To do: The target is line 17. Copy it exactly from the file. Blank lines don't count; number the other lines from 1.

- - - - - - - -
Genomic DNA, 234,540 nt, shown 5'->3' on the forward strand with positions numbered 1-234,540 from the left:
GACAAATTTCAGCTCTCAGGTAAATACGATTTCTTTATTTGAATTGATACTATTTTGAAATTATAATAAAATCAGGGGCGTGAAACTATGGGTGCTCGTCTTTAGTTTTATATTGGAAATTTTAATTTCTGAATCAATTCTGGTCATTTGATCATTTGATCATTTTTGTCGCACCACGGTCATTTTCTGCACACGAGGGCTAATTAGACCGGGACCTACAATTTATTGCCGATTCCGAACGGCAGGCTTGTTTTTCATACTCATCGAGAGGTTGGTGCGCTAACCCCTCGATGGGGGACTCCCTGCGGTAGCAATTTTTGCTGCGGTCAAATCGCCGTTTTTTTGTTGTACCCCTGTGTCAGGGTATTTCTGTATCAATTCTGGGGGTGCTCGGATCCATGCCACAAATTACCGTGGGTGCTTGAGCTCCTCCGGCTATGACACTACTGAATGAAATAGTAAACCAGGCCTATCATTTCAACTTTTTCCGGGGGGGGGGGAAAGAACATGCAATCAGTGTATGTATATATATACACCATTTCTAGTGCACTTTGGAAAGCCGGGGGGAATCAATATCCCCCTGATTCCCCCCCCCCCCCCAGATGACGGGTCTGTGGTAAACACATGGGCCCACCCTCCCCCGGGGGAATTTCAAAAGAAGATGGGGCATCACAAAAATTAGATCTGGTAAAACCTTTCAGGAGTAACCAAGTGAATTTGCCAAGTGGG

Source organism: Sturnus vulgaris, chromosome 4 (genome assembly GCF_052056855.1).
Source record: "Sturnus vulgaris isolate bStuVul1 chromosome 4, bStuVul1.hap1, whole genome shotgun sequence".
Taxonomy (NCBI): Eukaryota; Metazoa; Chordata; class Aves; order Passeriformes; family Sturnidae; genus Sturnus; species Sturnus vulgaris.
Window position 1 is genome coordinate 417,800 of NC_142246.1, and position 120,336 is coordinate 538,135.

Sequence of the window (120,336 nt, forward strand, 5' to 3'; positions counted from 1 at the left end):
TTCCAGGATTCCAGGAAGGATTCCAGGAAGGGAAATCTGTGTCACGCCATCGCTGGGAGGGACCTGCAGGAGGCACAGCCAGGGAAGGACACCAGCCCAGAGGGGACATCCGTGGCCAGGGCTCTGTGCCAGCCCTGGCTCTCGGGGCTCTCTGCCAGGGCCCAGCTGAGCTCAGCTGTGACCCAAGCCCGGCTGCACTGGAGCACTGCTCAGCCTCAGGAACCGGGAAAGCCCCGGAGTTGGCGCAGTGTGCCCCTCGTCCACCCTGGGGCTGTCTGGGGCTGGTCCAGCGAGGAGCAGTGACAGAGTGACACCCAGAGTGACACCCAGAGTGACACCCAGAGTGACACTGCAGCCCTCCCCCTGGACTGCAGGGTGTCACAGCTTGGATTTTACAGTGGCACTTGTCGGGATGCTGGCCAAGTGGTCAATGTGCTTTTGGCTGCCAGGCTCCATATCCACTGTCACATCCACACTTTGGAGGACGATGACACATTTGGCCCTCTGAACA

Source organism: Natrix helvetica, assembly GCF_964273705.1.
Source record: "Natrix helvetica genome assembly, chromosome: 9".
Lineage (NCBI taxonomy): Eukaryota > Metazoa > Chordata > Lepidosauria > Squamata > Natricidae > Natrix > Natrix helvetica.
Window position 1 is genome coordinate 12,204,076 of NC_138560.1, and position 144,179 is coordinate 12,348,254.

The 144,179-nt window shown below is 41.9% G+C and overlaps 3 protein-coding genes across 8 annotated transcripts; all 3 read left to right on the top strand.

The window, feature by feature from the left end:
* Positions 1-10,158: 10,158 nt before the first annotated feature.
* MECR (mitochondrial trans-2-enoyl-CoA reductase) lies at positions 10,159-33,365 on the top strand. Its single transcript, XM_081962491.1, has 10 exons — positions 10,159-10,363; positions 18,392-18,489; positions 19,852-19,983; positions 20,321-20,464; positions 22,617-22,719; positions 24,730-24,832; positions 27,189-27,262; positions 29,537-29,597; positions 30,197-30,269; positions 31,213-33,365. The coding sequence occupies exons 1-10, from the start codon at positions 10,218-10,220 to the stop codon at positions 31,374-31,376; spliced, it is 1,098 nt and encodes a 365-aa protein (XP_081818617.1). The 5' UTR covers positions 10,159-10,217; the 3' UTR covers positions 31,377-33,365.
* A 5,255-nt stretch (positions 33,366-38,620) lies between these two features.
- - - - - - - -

* A 5,255-nt stretch (positions 33,366-38,620) lies between these two features.